Growing vegetables on fallow rice fields between growing seasons : challenges and opportunities in south-eastern Madagascar
Arielle Sandrine Rafanomezantsoa1, Jonathan Steinke2, Narilala Randrianarison3, Denis Randriamampionona1, Harilala Andriamaniraka1, Alexandra Konzack4, Sarah Tojo Mandaharisoa1, Stefan Sieber5
1University of Antananarivo, Trop. Agric. and Sustainable Develop., Madagascar
Achieving food security is still difficult for smallholder farmers in Madagascar. Farmers in Atsimo Atsinanana region are among the most vulnerable suffering from a lean period of six months every year. This situation is getting increasingly worse due to climate change effects, which cause delays in the rainy season. Rice fields lay fallow for several weeks between the two annual growing seasons. During this inter-season period, some farmers use their rice field to grow vegetables. These crops contribute to diets and incomes, and thus support farmers’ food security. However, despite its potential, this practice is still rare among smallholder farmers in Atsimo Atsinanana. To explore the future potential of scaling inter-season horticulture in rice fields through food security interventions, this study intended to understand current adoption barriers. Our main objective was to identify both motivating and hindering factors affecting the decision to cultivate vegetables in the rice field. For this analysis, we tested four hypotheses, linking barriers to technical farm aspects, gender roles, market dynamics, and farmers’ attitudes. Semi-structured individual interviews were conducted with 26 vegetable farmers using rice fields as well as 50 vegetable farmers using other plots to grow vegetables. To dissolve apparent contradictions in the interviews, gender-separated focus group discussions were carried out with 60 farmers. We found that technical barriers are the main constraint to this practice. Many rice fields are not suitable for horticulture, being at risk of flooding or located too far away from the farmers’ homestead, which causes drudgery and increased theft risk. The practice is also hindered by beliefs and attitudes for example that the rice field is only for rice, fertilisers damage the rice field, or growing vegetables on the rice field is for non-local people. In addition of these barriers, low market demand and the far location of big markets further disincentivize farmers. Gender roles, however, do not seem to represent a barrier to this practice. Growing vegetables on rice fields during off season is an alternative to increase food security in Atsimo Atsinanana region, but many barriers need to be overcome to make the production on rice fields profitable.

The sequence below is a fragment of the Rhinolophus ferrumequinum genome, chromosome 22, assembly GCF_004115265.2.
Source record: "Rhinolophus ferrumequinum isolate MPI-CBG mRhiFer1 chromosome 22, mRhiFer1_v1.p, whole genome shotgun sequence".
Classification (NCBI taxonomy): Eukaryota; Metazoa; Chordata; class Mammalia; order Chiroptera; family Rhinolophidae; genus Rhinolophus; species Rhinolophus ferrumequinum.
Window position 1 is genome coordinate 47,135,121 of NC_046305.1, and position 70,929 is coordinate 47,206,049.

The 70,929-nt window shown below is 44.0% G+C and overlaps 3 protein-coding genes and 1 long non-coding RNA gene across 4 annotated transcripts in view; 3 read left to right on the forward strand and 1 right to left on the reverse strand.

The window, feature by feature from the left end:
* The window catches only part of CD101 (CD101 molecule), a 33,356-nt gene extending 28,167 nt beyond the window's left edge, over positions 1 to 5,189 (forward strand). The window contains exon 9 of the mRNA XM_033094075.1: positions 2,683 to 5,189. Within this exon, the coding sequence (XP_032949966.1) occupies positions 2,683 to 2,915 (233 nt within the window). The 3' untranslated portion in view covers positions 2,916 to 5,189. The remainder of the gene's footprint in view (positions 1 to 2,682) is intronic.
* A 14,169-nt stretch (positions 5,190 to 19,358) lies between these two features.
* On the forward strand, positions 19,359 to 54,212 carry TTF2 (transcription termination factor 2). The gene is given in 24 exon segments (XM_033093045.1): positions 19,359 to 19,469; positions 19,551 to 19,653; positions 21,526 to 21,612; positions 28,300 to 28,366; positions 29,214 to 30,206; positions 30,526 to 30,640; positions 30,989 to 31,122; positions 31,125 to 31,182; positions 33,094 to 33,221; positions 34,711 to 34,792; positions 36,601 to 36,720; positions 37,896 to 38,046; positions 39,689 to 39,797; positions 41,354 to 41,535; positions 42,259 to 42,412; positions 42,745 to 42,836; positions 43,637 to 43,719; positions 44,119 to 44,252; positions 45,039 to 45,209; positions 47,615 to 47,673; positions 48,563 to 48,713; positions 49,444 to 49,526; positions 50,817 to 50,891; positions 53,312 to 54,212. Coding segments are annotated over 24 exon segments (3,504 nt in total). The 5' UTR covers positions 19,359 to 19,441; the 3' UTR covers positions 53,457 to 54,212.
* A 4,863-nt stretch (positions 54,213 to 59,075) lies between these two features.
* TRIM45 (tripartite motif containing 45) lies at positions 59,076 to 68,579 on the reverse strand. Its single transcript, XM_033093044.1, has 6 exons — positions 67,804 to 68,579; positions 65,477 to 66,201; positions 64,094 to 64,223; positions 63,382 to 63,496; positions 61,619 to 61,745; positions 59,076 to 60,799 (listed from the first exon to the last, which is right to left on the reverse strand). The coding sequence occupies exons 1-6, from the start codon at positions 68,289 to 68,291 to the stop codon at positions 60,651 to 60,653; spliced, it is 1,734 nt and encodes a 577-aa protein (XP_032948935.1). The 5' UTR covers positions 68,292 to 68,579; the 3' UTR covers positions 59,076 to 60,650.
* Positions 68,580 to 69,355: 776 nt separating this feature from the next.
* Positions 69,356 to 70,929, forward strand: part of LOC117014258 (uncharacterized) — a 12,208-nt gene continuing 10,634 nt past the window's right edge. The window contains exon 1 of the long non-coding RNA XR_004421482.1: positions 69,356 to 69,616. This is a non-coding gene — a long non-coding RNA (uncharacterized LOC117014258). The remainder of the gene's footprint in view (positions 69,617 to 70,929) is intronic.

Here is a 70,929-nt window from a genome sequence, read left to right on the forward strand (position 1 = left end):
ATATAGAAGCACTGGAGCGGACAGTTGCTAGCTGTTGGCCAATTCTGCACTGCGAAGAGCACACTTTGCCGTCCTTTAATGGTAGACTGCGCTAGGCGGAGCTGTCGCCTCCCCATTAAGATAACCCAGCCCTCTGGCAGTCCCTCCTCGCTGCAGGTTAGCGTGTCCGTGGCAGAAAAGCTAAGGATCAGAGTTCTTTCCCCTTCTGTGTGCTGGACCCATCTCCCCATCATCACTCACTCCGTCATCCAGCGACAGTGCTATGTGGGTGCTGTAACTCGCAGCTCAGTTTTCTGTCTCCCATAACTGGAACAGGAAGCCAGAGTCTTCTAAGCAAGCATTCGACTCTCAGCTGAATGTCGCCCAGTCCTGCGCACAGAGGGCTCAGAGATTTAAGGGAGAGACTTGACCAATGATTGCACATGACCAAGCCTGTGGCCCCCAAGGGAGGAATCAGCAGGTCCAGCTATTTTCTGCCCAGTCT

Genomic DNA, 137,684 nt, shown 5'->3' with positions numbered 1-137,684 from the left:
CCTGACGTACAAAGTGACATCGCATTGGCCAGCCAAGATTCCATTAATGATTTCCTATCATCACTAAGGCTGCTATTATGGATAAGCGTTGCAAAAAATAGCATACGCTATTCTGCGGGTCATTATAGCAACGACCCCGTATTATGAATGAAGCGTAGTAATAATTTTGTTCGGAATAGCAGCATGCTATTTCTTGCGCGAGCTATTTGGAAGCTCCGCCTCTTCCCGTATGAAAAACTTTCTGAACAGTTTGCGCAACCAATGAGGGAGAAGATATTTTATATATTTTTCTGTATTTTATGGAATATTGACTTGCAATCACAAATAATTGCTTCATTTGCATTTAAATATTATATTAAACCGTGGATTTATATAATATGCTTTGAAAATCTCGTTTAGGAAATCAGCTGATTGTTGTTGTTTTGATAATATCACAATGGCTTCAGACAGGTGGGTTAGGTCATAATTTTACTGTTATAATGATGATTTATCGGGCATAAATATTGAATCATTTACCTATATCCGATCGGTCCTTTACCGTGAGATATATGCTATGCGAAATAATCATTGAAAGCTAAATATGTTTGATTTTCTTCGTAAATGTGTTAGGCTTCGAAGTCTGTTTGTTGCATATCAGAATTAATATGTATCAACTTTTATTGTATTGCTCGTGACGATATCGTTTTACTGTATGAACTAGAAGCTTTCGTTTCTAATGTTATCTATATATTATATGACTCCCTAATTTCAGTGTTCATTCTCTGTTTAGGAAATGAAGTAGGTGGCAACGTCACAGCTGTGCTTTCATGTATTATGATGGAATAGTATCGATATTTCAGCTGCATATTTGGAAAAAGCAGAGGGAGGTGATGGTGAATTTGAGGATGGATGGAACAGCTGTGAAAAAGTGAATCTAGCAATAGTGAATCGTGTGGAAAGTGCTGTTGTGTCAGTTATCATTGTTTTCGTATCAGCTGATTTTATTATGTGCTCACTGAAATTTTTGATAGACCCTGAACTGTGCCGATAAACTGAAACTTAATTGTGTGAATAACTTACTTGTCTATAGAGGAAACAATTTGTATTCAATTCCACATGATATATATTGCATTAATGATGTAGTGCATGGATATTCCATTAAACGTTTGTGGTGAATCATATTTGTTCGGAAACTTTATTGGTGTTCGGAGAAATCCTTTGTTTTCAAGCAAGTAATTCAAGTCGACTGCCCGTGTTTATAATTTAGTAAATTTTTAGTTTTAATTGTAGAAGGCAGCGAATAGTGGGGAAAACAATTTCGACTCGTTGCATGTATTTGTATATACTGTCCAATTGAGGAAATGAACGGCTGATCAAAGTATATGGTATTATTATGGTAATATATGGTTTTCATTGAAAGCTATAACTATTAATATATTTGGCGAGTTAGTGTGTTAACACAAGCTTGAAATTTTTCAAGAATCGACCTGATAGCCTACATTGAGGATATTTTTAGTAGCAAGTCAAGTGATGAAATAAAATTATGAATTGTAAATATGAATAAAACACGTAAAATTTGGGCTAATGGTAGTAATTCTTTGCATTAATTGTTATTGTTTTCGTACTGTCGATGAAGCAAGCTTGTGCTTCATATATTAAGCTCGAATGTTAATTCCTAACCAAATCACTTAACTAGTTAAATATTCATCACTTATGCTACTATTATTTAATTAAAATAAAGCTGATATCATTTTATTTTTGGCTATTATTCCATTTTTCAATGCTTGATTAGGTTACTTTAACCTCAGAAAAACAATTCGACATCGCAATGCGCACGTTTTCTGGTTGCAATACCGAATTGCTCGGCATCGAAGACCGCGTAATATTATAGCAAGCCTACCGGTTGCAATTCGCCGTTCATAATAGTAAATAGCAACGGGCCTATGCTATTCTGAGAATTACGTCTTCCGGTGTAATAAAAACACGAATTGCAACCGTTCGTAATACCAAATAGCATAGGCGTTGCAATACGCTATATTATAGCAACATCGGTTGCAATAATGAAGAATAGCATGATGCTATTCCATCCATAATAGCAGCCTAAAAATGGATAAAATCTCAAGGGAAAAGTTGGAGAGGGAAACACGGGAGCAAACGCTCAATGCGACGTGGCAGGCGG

Keywords: Atsimo Atsinanana, food security, Madagascar, rice fields, vegetable growing
Contact Address: Arielle Sandrine Rafanomezantsoa, University of Antananarivo, Trop. Agric. and Sustainable Develop., Antananarivo, Madagascar, e-mail: arielsandrine1gmail.com